The Algona Upper Des Moines from Algona, Iowa on March 27, 1956 · Page 15
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The Algona Upper Des Moines from Algona, Iowa · Page 15

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Algona, Iowa
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Tuesday, March 27, 1956
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Page 15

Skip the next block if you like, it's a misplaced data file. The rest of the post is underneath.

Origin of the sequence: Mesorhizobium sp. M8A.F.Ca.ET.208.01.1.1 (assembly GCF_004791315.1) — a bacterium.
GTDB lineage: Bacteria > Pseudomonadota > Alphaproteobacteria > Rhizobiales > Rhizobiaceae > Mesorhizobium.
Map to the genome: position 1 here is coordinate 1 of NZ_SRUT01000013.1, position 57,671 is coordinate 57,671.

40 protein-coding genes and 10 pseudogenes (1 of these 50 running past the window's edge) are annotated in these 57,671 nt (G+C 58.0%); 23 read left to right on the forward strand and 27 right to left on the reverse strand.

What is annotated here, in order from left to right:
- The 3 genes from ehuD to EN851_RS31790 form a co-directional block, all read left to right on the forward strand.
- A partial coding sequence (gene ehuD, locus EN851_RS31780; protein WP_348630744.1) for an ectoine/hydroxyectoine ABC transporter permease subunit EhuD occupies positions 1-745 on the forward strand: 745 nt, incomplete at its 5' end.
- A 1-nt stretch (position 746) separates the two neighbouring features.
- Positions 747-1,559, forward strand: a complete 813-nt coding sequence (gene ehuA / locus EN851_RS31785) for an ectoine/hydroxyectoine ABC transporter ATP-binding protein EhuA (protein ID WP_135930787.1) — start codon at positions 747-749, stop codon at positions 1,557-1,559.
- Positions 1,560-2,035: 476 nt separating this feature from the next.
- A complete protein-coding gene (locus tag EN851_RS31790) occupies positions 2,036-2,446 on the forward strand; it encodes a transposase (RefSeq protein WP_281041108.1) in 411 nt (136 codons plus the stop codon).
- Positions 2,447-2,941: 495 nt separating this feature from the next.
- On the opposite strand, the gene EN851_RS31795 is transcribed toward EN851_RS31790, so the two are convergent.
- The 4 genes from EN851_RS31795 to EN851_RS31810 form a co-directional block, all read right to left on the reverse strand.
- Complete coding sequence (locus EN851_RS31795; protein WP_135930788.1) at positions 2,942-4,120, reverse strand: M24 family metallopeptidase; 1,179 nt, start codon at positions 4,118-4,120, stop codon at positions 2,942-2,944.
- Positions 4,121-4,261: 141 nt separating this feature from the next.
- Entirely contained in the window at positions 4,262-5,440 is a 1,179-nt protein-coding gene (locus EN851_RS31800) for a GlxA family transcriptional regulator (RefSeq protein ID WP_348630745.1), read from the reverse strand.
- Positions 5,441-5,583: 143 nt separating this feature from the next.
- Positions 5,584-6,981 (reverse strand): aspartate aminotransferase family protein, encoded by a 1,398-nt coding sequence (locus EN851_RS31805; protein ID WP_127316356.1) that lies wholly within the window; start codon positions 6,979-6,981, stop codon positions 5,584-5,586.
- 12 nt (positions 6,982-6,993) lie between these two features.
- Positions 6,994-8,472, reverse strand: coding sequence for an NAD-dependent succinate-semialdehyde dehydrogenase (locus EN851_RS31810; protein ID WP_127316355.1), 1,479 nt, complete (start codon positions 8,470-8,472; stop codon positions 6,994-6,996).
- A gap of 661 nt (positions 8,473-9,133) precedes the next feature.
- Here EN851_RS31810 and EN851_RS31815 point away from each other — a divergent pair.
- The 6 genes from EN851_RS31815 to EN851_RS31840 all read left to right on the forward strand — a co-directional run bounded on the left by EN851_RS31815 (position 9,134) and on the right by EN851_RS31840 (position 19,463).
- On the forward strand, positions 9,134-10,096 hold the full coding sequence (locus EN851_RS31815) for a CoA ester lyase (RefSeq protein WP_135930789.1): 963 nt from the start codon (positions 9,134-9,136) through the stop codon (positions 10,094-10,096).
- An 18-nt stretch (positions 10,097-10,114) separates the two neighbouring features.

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March 27,1956 er Every year about this time the entertainment ^ world, and quite a few of the rest of us, breathlessly await the announcement of the winners of the performance awards. In the television field they give out Emmys, in the movies it's the Academy Awards with Oscars and;I presume ftiePe f/" e , similia r Prizes for radio and the legitimate stage. Anyone who receives one of'these awards is lv really made. ' * * * When these awards are presented, the peneons so honored act completely overwhelmed with surprise even though they've been betting their life that they'd'get one-ever since the nominations. There are always some tears and though I like .to pretend to deplore sch- maltziness, I find myself misting up a bit when I watch the presentations. For an Oscar represents a high point in a career and who can tell how much, hard work, how many frustrations, sacrifices, set-backs, what number of dreams, both unrealized and fulfilled, are in the background of receiving it. • * •' Everyone likes a pat on the back nonce in a while. Mark Twain said he could live'for a month on one good compliment Thefe is no reason why recognition of work well done should be confined to a handful of luminaries in the movie and television world. I think .there should be some sort of Oscar' for ordinary mortals—hometrtakers, for instance. They work just as hard as actresses and producers do, and,'in their own field, are just as talented. A little recognition might be 'the high point in their careers also. • • * * If there were a homemaker's academy award it could not very appropriately be called an Oscar. Maybe it should be called a, Martha, after the Biblical woman who was "cumbered about much serving." But there would have to be the understanding, that the term also incorporated the virtues of Martha's sister, Mary, who chose "the:better part", the things of the spirit. ' * * * The statue for the Martha award could ,be that of a woman holding a dust mop in one hand, a book • in the other. There'd be a child clinging to her skirts and if you could wire the thing for odor, there'd be the fragrance of an apple pie cook- ng. Martha awards should not De put on a national basis. To spread around a bit the lift that recognition brings, • the awards should be put on a smaller basis. Every community shouk have its own. . I can 'think of many gals who deserve Marthas right here in Algona. ; * * * 141 At LuVerne Father-Son Banquet merely suggesting names fo nomination in the^Various cate gories of the purely hypothetica contesti * * * The award for Best Petrfof- mance As A Cook would be difficult to decide without edible examples. If this were a rea contest, I'd insist on the taste test. Some likely candidates whose wares I've-sampled lately are Lavonne Post with her Boysenberry Pie, (best I ever atd) Mrs H. R'. Cowan for her nul bread and Mary T. Bestenlehnef and Verla Miller for their cookies. Best Performance as Immaculate Housekeeper (with or without youngsters at home) could very well go to Mrs Ted Larson, Mrs W. J. Sigsbee and Mrs Joe Greenberg. For Best troner of Her Husband's White Shirts, I'd suggest Darlene Eglh Now, knowing the female of the species as I claim to do, I •Wouldn't want to be the- final judge in any homemakers' academy award contest. There is no fury like that of a woman scorned and anybody responsible fpr handing out these proposed prizes should be prepared to leave town on very short notice. It's not so much that the winners of the Marthas would not be worthy of the awards, it's that for every Martha handed out there'd be ten other gals just as deserving. To avoid getting too far out on a limb, I'll stick to The Academy Awards always lave a category fpr set designing.! Every homemaker has her own' stage—her house, and the Slip' covers and draperies she makes,he upholstering, refinishing and color choosing she does amounts to s'et designing. Names x>f'local women that come to mind just now who are ' especially skilled in this are Erma Lee Deim Grace McGraw, Shirley Ricklefs Val Williams and Bernice Ris ing. They have Costume Design ing m the Academy Awards am so have we. Among the manj candidates for nomination in thi department could be Pat Voyles Ann Clark, Dorothy Zeigler Shirley Snyder, and Florenci Fisher, who not only sew fo themselves but also for thei husbands and children. Directors come in for iheir share of Academy Awards anc our Martha awards should cer- ;ainly include the gals who keep :he wheels turning in cpmmunity service. A few of my nomination for this are Delia Moxley, Bar para Haggard, Christine McCul °ugh, Betty Stillman, Marian will, Veda Murtagh and Bettj Schutter. Madame Chairman i a director, too, when she keep, a business meeting from being side-tracked. Some of the ladies who are adept at this are Helen Kelly, June Mawdsley and Lily Foth. * * * So many mothers are doing such a good job in coordinating their youngsters' religious training in the churdi and in the home that I hesitate to single out any of them for nominations in that department. But 'there should be some mention of this as long as we are giving out Marthas for it takes long hours of .teaching, listening, working, guiding . and praying both at church and at home to accomplish it. Some of .the mothers whose examples I have admired are Dottie Martin, Ruth Robin- On, Mary Bartlett, Thelma Brower, Dorothy Colwell and Mary Corrine Smith. • * « There should be a Hostess With 'he Mostest award when we are iving out Marthas. - In my opin- on, this should include not only the gals who give parties that are fun after days of preparation, but most especially those who have the priceless knack of making guests feel welcome no matter when they drop in. For this Martha, I suggest, Ruth Shierk, Kitty Phillips, Aria Cowan, Ruth McVay and Marge Dahl.' Meet Jour NEW NEIGHBORS We have lots of lively graduate homemakers whose charm and wisdom serve as inspiration to the rest of us. We should have a golden Martha for them in keeping with their years. Very likely candidates would be Mrs Kate Annis, Mrs Carrie Bourne, Mrs Agnes Laidley and Mrs Essie Sullivan. Ladies I'd suggest for Youngest Looking Grandmother are Mrs Bob Reilly, Mrs Doris \yilhelmi and Mrs Glen Seger. •Up'-- • ' * * . ;',;Probably f nobody will ever rjeally give out awards for homemaking, at least at the community level, but I still think most Of us deserve one' in some de- >artment or at least an "A" for ffort. I am going to claim one aartha'for my very own. It's or, Mother of the Dearest, Orn^est^Nicest, Mfeanest,, Most Re- markatfle, •M.fM s i e.st, Sweetest, Most Exasperating Kids Anywhere. You thought you had those at your house? Well, I'll not argue , with you; You see, everybody deserves an Academy Martha for something. » « . Last week I wrote the column m a hurry so that I could go i ;„,£? o a ? d £. M " . L ? wr6nc « Curry and their two daughters. Linda, 9, left, and Laureerf, 6, right, arrived in Algona laie in October, following transfer of Mr Curry by thi Rath Packing Co. from Waterloo to this territory. Binv^i r K C n rr X; * ori fu nally an Okla homan, has been em- at Waterto , Ule past two years as a le "i»ory salesman !„ rSf ?** bo /J* J " Cheyenne, Oklahoma, attended school ,!i,«n ~ i" a< f he ? Uved > n T »xas, Arizona and California V?»{Li «u g to J OWa - aboi i t len vears a 9°- He Uved «» Waterloo the entire time before moving to Algona. He of r « V if M J ev « ral S , hil ?u a8 o a ff" 1 " 16 *'* mate while a member of the U. S. Navy in the South Pacific, Atlantic and Modi-' .lerranean theaters and was stationed at San Francisco when ' no met Mrs Curry. Mildred, Mrs Curry, was born at Nashua, but moved » a h ly •»•*»«» I"' Pf^nts to Waterloo. She attended nl' 6 a ,T d - 9 radualcd Jrom East high school. Mildred P ye f m , a Jknial laboratory there (Mr Curry to anF« B1d "*« 1 >«* la *<* '" Waterloo) and liter moved Th«v J Francisco : w he ' e she was Hving when she met Larry. They were married there in June, 1945. ard «ri, lw ? dTa . u # te . r »'.. Lind .f and Laureen, both attend rl r?" Lmda 1S "i third *****' Laureen m, first M« r^ e Cur , rYS ha , ve - a big black cal which - along with lUnnfr n y/ M j ,° ys ti, By l n » *!>• Hammond organ. (Upper Des Moines Flashfoto) down to Des Moines with Father. We stayed with Tom and Bob Sawyer and had a wonderful time.' Bobbie and I went down- town.Friday for a purely feminine toot—lunch, shopping (mostly looking), a professional facial and to top it off, a tour of WHO studios. We finangled to meet Jack Shelley, who, I am happy to report, is just as nice and genial us he sounds on his Home Town and Neighbor News reports. He showed us some of the inside workings of a television studio and it's a lot more complicated than I ever thought it would be. It takes 15 people to put one newscaster on the screen and that's not counting the guys out at the transmitter. WHO has a 1 new color transmitter—I think he said it cost $85,000—and just the. day before they received a new news machine that puts pictures on TV within such a short time it must use black magic. We gals were on TV for a short time, but I was so busy gaping around I didn't look at the monitor, so I don't know if I'm photogenic or not. Jack Shelley was supposed to be having his lunch, when he was visiting with us. I' do hope he finally got around to eating something. Cars Of 1905 Theme Used For Program LuVerne —. The Father and Son banquet was held in the rooms of the Methocliat Church Thursday evening and served bv the Woman's Society of Christian Service to 141 guests. Tho motif of cars, trucks and models from 1905 were used in table decorations and favors. The program opened with Invocation by the Rev. Robert Kessinger, The Welcoming Rattle from last years model was given by toastmaster W. Raymond Legler. Answering Toot from a hew 50 by Donald Baker. The Horn's Duet Dwayne Tobey and Ronald atone. A quartet of smooth-running motors, by Larry Henderson, Eldon Reddel, LeRuy Weber and Donald Baker. We take to the highway via the Cinema Route. Home From HospiJal Herbert A. Kaiser went to Iowa City Thursday and brought Mrs Kaiser and Mary Ann, 9'£ months old, after spending the past three weeks there. Mary Ann, who has suffered with a heart condition since birth underwent several tests there. It was tound she has four major heart defects after two tests. It was reported she was to undergo surgery soon, but her parents report, she is so young and undeveloped, it was not deemed \ advisable for surgery at this time. If her condition continues as at present, she is to return In three months for further examination. Mr and Mrs Kaiser have a three and one half year old daughter Helen who was cared for by her maternal grandparents, Mr and Mrs Andrew Laubenthal, while her mother was away m the hospital with Mary Ann. • lll^A lovelier than springtime YOU'LL GET A OUT01 U switch W E'LL grant that you'll get a kick from just looking at a new Buick-it's that kind of automobile. But you'll have to take the wheel, turn the key and press that pfdal before you get any idea what this sizzler on wheels can do to your spirits and well-being. It will take you only a handful of happy minutes to get the idea, Just nudge the pedal-no more than a gas-saving inch- end you'll feel the instant new getaway that's yours With the new Variable Pitch Dynaflow* even before you switch the pitch. Just find a spot where you can safely and legally call out the reserves-then floor the pedal. That switches the pitch instantly-und in the same split-secpnd you'ra fit full-power acceleration and sweeping ahead like you never did before in any other earth-bound vehicle. And all the while, just lend an attentive ear to the whispered might of that big 322-cubic-inch V8 that powers this spectacular performance. For that's the smoothest, the quietestand the highest-powered engine Series for Series, in all Buick history. ' There's more, of course, to make the thrills come thick and fast when you're bossing the best Buick yet. There's the deep, soft comfort of big interiors-and the iweet and solid steadiness 'of that great Buick ride. M 4 NfW (OW M/CI~*S*«i«a C«mf9rt »b yew MW ivick with diamond rings There's the grace of line you can see stretching befow you-and the sure and nimble way this beauty handle* and corners and tracks and targets to the road. So come be our guest at the wheel of a spanking-new Buick-just for fun and kicks and a new excitement And if you feel this is the car for you, well show you prices and a deal that say it's yours for sure. Drop fa today or tomorrow, won't you? *New Advanced Variable Pitch Dynaflow It the only Dynafam Blilck builds today. It is standard on Roadmaster. Swtr emd Century-optional at modest extra cost on th» Special Join Juit drop hi and drive a 1956 Buick. DlMOVM •ha n«w Ihrllb In rid*, handling, power end iwllch-pllch ptrfonv pnca to b« hod h fct Sait Buick Y«. 9:. in * Mac oH°iv MOH •WHIM MTTW AUTOMQIIlii Ml IUUIIUICX WIU MM» I 105 N. Hall BRANDT BUICK <*- , Iowa I've .already rambled on so long that there isn't much room for this week's recipe. And it's just a few minutes before midnight so I'll go to bed and we'll talk about food next week. —GRACE. • LuVerne By Mrs. Fern Bigings REGISTERED JEWELED AMERICAN GEM Socim ALGONA. IOWA Miss Marcia Stone visited Fri day to Tuesday in the home o. her parents, Mr and Mrs Ray Stone and Ronald. The short vacation was between terms ui Iowa State College, Ames, where Marcia is a student. Mrs Stone took her back to Ames late Tues day. Last Thursday and Friday. Janice Heine, Kathy Bockes and Mrs William Littlejohn attended the eighth annual Dorian Band Festival held at Luther College in Decorah. The Luther College Concert Band is directed by Weston Noble, former music director at LuVerne. Mr and Mrs Henry Kubly visited Monday in Corwith with former neighbors and friends, Mr and Mrs Frank Clapsaddle und Mr and Mrs William Walker. The American Legion Auxiliary met Monday evening, March 19, in the Legion building with president Mrs Ralph T. Davidson presiding. Sixteen members were in attendance. The un roted $5 for a Korean educatio und. Mrs Minnie Hagist gav he unit a gift of $5 for the us it the wheel chair. Dwayn Tobey pleased the group wit wo cornet mumbers, Anytim nd Easter Parade, accompaniei >y Mrs Ray Stone. Hostesse were Mrs Harold Wolf and Mi iels Jensen. RD2 and Mrs WllJiam Wicket nd Steven of Long Beach, Calif arrived Wednesday evening to 21-day leave with their paints, (quiet) Quiet as a mouse, quick as a bunny—that's the way to hang up your telephone when you find your party line in use. Other tips for good party-line service: space out your phone cans, replace the receiver carefully, release the Una quickly for emergency calls. Party* line courtesy is catching. Northwestern Bell Telephone Company, Hostesses, Silver Tea The W.S.C.S. of the Corwith Methodist were hostesses at a guest day and silver tea in their church rooms Monday afternoon to the LuVerne Society. Miss mf'i- , Lane i missionary in the .Pnuippines, was the guest speaker. Attending were Mrs Loyd Larson, Mrs George , Wolf, Mrs G M. Will, Mrs Albert A. Schipull, Mrs Elmer Kubly, Mrs Norma E. McClaran, Mrs Edwa rd Hof, Mrs Albert Genrich, Mrs B. E. Martin, Mrs Harry Lichty, Mrs Ralph Davidson, Mrs Clarence Krause, Mrs Jessie Sanford and Mrs Duane Neal. W.S.C.S. Meeting The meeting of the W.S.C.S. was held Wednesday afternoon, March 21, with general chairman, Mrs Loyd Larson presiding. Topic for the meeting was Ventures in Discipleship. The devotional service was led by Mrs C. O. McClellan and lesson study given by Mrs Glen Braynurd. Hostesses were Mrs Bertie C Ramus, Mrs W. Raymond Legler, Mrs Ralph Stoll, Mrs Ray Stone and Mrs Cecil Baker. Canasta Club Meets The Canasta Club met Thurs- iay evening with Mrs C. O. Mc- ^lellan. One guest her claugh- er Mrs Harold Meyers was pre' e . n , t ' At' Play at two tables, high, Mrs Charles Him and low, Mrs Frank Gronbach. Kindergarten Opens Kindergarten opened Monday, rtarch 20 with an enrollment of 1, seventeen boys and fourteen iris. Classes will be held each fternoon for eight weeks and drs Guy Andre is the teacher. ij £ lnder 8 a '' te n room in the Id building was completely cleaned and redecorated. New •tables, benches and other new equipment were placed in the room. School Out Good Friday The LuVerne Consolidated school will be dismissed Friday March 30, in observance of Guud Friday. The small groups of the music department of the LuVerne school under the direction of Mrs William Littlejohn are rehearsing daily for the spring contest to be held in Bode April 13-H. Mr and Mrs Edward Delmert arrived home Thursday from a visit of two months in Burbank Calif, with their son, Mr and Mrs Arlo Dehnert and family and in Denver, Colo., with their son-in- law and daughter, Mr and Mrs Jerry Hargroves and children. Mr and Mrs Elmer Emery were visiting relatives here the past week. They just returned from a year's trip of traveling. The winter was spent at Aranass Pass n Texas. They are now return- ng to Fort Dodge to make ready or the opening of their cafe, 'Joe and Ole", which they had eased the past year. Mr and Sirs Edwin Marty «nd M/ and Mrs Henry Kubly visit- cl 8un4ay in the home o*Mr «od »" rJy^SP , w » ltt » in Randall. rtrs Welth* Is the formar Ruth Ann Marty, daughter ot the fd- win Marty's ana granddaughter f the Henry Kubly's.